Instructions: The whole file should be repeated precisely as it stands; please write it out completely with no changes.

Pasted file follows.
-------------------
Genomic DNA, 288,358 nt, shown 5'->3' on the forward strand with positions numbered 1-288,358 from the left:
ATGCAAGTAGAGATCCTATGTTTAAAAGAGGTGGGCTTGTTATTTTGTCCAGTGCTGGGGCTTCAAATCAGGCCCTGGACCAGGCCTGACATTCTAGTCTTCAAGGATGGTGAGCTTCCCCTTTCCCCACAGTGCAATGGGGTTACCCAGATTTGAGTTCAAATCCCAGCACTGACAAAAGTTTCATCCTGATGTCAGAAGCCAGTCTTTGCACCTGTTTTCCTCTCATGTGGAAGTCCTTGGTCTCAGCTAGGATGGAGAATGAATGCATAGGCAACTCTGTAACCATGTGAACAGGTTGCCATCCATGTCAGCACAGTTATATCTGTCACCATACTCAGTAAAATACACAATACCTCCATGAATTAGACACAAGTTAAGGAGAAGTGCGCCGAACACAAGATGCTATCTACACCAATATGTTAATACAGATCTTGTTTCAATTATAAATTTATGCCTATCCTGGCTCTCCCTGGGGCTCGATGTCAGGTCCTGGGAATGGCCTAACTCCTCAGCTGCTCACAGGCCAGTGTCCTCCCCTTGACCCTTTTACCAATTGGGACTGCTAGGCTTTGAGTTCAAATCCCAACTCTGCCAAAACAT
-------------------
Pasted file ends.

Genomic DNA, 288,358 nt, shown 5'->3' on the forward strand with positions numbered 1-288,358 from the left:
ATGCAAGTAGAGATCCTATGTTTAAAAGAGGTGGGCTTGTTATTTTGTCCAGTGCTGGGGCTTCAAATCAGGCCCTGGACCAGGCCTGACATTCTAGTCTTCAAGGATGGTGAGCTTCCCCTTTCCCCACAGTGCAATGGGGTTACCCAGATTTGAGTTCAAATCCCAGCACTGACAAAAGTTTCATCCTGATGTCAGAAGCCAGTCTTTGCACCTGTTTTCCTCTCATGTGGAAGTCCTTGGTCTCAGCTAGGATGGAGAATGAATGCATAGGCAACTCTGTAACCATGTGAACAGGTTGCCATCCATGTCAGCACAGTTATATCTGTCACCATACTCAGTAAAATACACAATACCTCCATGAATTAGACACAAGTTAAGGAGAAGTGCGCCGAACACAAGATGCTATCTACACCAATATGTTAATACAGATCTTGTTTCAATTATAAATTTATGCCTATCCTGGCTCTCCCTGGGGCTCGATGTCAGGTCCTGGGAATGGCCTAACTCCTCAGCTGCTCACAGGCCAGTGTCCTCCCCTTGACCCTTTTACCAATTGGGACTGCTAGGCTTTGAGTTCAAATCCCAACTCTGCCAAAACAT